Pro travel tip – Perhaps the easiest way to find Anafiotika is through Thrassilou street, close to the Acropolis. Alternatively, you can go up Klepsydras street and then turn left.
See the Changing of the Guards
The tall, iconic Guards standing in front of the Parliament are undoubtedly a tourist attraction. However, they have an important role in terms of the Greek tradition.
The Guards, called “Evzones” in Greek, are chosen from the pool of people who are serving in the military. They need to fulfil several criteria, one of them being their height – they must be over 1.88 metres tall. The Evzones undergo special training for a few weeks.
The Evzones guard the Tomb of the Unknown Soldier, which is a cenotaph right in front of the Parliament. They have hourly shifts, and the changing happens every hour, on the hour. There is also a large ceremonial parade every Sunday, at 11 am.
As for the uniform, it is inspired by the uniforms of several revolution heroes. There are a few different uniforms – the ones used on Sundays have very intricate decorations and there are quite a few symbolisms.
Stroll through the National Gardens
Right next to the Parliament, there are the National Gardens of Athens. Athens isn’t exactly full of parks, but those gardens right in the heart of the city are really nice to stroll through.
The Gardens were originally designed by Queen Amaila, the first queen of Greece. While they were originally reserved for the royalty, they were gradually opened to the public. They tend to get quite busy in summer, with both locals and tourists, as they offer shelter from the scorching sun. If you are visiting Athens in October, when the temperatures are milder, you will really enjoy the gardens.
Admire the Panathenaic Stadium in Athens
This superb stadium was originally constructed in the 4th century BC, to host the Panathenaic Games. It was reconstructed during the Roman Era, but was later abandoned due to the prevalence of Christianity.
Towards the end of the 19th century, it was decided that Greece would host the first modern Olympic Games. The benefactor George Averof offered large sums of money for the cause. If his name sounds familiar, you may have read this article on the Averof Museum in Athens.
You can visit the Panathenaic Stadium from 8 am to 7 pm on a daily basis. There is also a small museum dedicated to the Olympic Games that I found very interesting.
Go shopping in the central food market
If you want to see a more authentic side of Athens in October, go to the Varvakios central food market on Athinas street. This is where many Athenians do their grocery shopping.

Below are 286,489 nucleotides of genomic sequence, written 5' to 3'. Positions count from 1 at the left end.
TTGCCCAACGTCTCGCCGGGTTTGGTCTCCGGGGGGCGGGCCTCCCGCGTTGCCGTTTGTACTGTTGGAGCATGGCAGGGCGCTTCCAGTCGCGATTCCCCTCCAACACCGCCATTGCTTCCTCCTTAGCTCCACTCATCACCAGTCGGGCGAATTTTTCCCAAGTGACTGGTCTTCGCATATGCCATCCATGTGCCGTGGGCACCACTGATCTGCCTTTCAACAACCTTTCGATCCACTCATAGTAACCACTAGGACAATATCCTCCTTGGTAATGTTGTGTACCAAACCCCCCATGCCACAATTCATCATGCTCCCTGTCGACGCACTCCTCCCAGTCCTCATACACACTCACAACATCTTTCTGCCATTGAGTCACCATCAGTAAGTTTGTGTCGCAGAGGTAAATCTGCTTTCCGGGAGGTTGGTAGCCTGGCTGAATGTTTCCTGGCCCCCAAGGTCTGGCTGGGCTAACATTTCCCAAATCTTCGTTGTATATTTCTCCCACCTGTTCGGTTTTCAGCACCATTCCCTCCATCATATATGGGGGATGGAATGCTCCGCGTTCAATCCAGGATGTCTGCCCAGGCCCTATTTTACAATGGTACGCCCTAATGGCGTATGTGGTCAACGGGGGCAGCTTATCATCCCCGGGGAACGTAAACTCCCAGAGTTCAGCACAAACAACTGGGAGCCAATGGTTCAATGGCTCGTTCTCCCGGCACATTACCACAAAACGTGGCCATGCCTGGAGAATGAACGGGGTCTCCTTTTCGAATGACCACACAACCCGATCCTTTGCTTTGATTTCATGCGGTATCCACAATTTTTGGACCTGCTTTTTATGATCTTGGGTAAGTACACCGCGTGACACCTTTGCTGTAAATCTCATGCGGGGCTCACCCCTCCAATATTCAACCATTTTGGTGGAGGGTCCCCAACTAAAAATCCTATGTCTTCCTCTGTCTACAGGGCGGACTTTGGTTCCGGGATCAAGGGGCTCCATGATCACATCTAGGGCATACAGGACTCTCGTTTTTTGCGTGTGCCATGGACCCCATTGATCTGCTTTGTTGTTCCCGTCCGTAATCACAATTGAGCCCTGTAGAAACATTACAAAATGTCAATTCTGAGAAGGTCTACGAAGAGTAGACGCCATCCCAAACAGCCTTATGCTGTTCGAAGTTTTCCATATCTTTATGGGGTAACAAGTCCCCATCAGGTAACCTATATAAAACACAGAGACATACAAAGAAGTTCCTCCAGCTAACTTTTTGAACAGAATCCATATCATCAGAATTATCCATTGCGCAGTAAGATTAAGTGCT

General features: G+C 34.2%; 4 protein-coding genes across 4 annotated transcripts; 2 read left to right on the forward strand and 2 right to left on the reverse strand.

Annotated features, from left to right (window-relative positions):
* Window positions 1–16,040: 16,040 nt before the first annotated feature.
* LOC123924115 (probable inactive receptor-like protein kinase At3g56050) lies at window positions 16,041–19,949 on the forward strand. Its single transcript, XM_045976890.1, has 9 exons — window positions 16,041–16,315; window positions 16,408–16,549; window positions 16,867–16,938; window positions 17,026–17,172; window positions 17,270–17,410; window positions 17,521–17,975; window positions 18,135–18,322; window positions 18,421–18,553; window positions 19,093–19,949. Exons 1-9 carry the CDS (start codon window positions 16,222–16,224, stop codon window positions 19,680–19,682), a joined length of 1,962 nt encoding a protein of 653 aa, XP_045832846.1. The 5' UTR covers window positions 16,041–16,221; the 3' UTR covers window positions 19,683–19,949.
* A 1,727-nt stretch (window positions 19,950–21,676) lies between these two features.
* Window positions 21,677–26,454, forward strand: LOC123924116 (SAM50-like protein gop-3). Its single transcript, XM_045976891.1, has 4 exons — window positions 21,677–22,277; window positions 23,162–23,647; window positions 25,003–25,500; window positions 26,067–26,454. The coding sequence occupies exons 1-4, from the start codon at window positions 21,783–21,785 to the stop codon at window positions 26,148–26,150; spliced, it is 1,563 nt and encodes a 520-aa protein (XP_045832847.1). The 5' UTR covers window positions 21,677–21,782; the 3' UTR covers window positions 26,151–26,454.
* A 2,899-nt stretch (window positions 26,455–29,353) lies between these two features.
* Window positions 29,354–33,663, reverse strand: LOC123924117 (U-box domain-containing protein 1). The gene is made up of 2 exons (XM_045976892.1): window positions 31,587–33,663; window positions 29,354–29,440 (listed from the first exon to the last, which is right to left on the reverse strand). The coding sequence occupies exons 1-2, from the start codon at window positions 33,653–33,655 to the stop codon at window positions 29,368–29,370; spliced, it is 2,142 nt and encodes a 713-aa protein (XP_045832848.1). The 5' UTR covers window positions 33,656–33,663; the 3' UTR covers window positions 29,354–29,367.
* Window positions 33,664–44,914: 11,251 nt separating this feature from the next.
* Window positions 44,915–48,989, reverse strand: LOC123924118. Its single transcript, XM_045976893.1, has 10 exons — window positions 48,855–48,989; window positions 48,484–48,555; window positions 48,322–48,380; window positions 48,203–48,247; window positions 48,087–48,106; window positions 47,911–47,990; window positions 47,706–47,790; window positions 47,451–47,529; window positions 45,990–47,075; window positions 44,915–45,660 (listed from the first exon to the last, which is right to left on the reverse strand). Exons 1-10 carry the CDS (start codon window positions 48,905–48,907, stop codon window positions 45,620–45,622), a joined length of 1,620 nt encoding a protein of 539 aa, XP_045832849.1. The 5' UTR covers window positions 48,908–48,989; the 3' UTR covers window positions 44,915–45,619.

The market has a few different sections. You will find meat, fish, fruit and veg, and a large number of shops selling Greek products and houseware.
Unlike other food markets in Europe, the Varvakios has kept its original character. You will still see large pieces of meat and whole animals hanging from large hooks. It might be slightly shocking to some people, but it’s totally worth checking out.
Check the views from Lycabettus hill
Another popular attraction in Athens is Lycabettus hill. This natural viewing point, called Likavittos in Greek, is in the upmarket Kolonaki area, not far from the Benaki museum.
You can reach the top of Lycabettus hill on foot. Some people may prefer taking a taxi or the iconic cable car. You will find a small church, called Agios Georgios. The views of Athens from up there are quite amazing!
A popular time to visit is during sunset. You can then walk down and go for a coffee or dinner somewhere in Kolonaki area.
Take a trip to the Temple of Poseidon at Sounion
Greece has hundreds of ancient sites. Few of them were built on such an impressive spot as the temple of Poseidon at Sounion, 70 kms away from Athens.
The ancient temple was built in honour of the God of the Sea, Poseidon. Quite fittingly, it is built on a hill by the sea. The sea views from the site are incredible.
The temple of Poseidon can be visited quite comfortably on a half-day trip from Athens. Visit for sunset if you can – on a good day, it may even beat the famous Santorini sunset!
If the weather is good, you can even go swim somewhere along the way. The Athens riviera is quite impressive, as it stretches for several kilometres. There are many sandy beaches and hidden coves where you can enjoy the Mediterranean sea.
For more information, check out this blog post.
Watch the “Ohi” day parades
On 28 October, Athens celebrates the “Ohi” day with school parades. “Ohi” means “no” in Greek, and the celebrations pay tribute to Greece refusing the Italian ultimatum on 28 October 1940, during WWII. The biggest parade in the city passes in front of the Parliament.
On this day, entry into archaeological sites and certain museums is free. Go early, as it’s a popular day for locals to visit!
Celebrate Halloween in Athens
In all honesty, Halloween is not a big deal in Athens. However, if you are looking for a place to get into the spooky seasonal spirit, then I'd suggest visiting the Little Kook cafe.
This cafe redecorates several times a year according (for example Valentine's and Christmas), and Halloween is one they go all out for. You'll find not only the cafe but the nearby streets filled with Halloween decorations. It will be decorated like this for most of October, so go check it out!
Sold on the idea of spending some time in Athens during October? You'll want somewhere to stay! When it comes to hotels, Athens has numerous places to choose from, but I would suggest finding somewhere near the historic center.
The reason for this, is that you can make the most of your time in the city by staying near most of the major Athens attractions. I've got a good guide here on where to stay near the Acropolis in Athens. You might also like to check out reviews and availability using this hotels Athens map below.
More things to do in Athens
If you have any questions about Athens or visiting Greece, please leave them in the comments section at the end of this city guide. I will be more than happy to answer them!